The second point that I quickly mentioned last time, but that still needs more emphasis, concerns the Noahic covenant. As I was hurrying to speak of the Abrahamic covenant and its initial development of the redemption plan, I failed to give proper stress to the important role the Noahic covenant plays in the transition from Adam’s covenant (the Covenant of Life) and the Abrahamic covenant (the Covenant of Prophecy). As we look over the first 25 chapters of the book of Genesis we notice all three of these covenants. The Adamic covenant is discussed in chapters 1 through 3. The Noahic covenant is discussed in chapters 6 through 9. And the Abrahamic covenant takes place in chapters 12 through 25. Between Adam and Noah, only 2 chapters of mostly genealogy are included. Between Noah and Abraham, just another two of mostly genealogy are presented. In other words, 21 of the first 25 chapters of Genesis relate to the covenant discussion. God seems to be emphasizing his interaction with his image bearers according to covenant purpose.
But the four other chapters of mostly genealogy are not mere filler. The genealogies presented are not meant merely to list chronology. Each section between the covenants provides purpose for the movement from one covenant to the next. Let’s begin looking at Genesis 4.
Chapter 4 begins with the births of Cain and Abel. Already in verse 2 we see them as adults. We are familiar with the story in which the first natural born human becomes a murderer. Cain appears to be interested in promoting himself and not concerned with pursuing God. And as we move into the discussion of his offspring through the rest of the chapter, we note that same attitude presented. Thus, while surely some offspring of Cain and his lineage would respond favorably to God’s revelation in creation (Romans 1:19-21), Cain seems to represent those who are not interested in pursuing God. But a transition is presented at the end of chapter 4 (verses 25-26) and the beginning of chapter 5 (verses 1-3). The discussion is about to switch from Cain’s line to that of Seth. Chapter 5 verses 1 and 2, in fact, seem to restart the chronology back at the beginning—at the creation of Adam. Adam, we are told, was made in the image of likeness of God.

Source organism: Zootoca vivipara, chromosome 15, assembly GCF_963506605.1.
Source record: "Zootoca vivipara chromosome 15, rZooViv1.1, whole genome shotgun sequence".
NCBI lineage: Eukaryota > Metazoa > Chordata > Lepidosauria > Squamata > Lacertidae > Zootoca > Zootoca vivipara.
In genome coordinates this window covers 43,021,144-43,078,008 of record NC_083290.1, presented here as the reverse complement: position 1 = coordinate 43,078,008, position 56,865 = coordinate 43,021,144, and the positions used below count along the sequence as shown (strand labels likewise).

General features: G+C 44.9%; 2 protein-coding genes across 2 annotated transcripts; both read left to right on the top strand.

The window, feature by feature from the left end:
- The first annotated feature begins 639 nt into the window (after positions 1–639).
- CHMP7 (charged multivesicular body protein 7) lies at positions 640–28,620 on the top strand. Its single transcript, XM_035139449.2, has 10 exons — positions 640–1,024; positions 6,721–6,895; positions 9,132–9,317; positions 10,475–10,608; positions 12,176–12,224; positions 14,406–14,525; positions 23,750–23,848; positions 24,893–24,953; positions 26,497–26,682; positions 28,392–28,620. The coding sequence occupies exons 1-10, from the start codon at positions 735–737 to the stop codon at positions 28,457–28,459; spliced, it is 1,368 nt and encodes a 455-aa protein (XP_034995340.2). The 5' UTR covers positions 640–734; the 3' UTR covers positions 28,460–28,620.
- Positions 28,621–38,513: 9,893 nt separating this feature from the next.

**** Our discussion so far has been a necessary interruption in our study of the Gospel of John so that we can understand the covenant and redemption perspective of Christ as opposed to the Jews of his day. However, we are now going to briefly interrupt that interruption to mention something of interest that really does not bear much on our discussion in John. Please excuse the rabbit trail, but I think this is interesting.
Both here (5:1-2) and in 1:27, God mentions the creation of man, or better human, (Hebrew adam) in his likeness, speaking in the singular but immediately following it with a statement about creating them male and female. In Genesis 1:27, we simply slide by that statement with the notion that God is referring to the subsequent creation of Eve from Adam’s side. But it is a little more difficult to understand why God mentions it in Genesis 5:2 since the context appears to be relating a God-to-Adam-to-Seth connection that continues in father-to-son relationship. The contextual purpose for mentioning creating “them male and female” (emphasis added) seems almost an unnecessary interruption to the point.
Some scholars have suggested that the creation in the likeness or image of God is meant to emphasize the singular and plural aspects of the newly created adam (human). Traditionally, it has been thought that the first human created, the one later called the proper name Adam (Genesis 3:20), was a male. God then put this male human to sleep, extracted a rib, and formed another second, new, and different human, infusing her with a new spirit, and thus making a female. But this only slight connection to Adam (by means of a rib) hardly gives the connection seemingly emphasized by Scripture and brought to relational representation of Eve by Adam as would be indicated in places such as Romans 5:12-15. Perhaps the singular/plural declaration of Genesis 1:27 means a little more than we normally take for granted.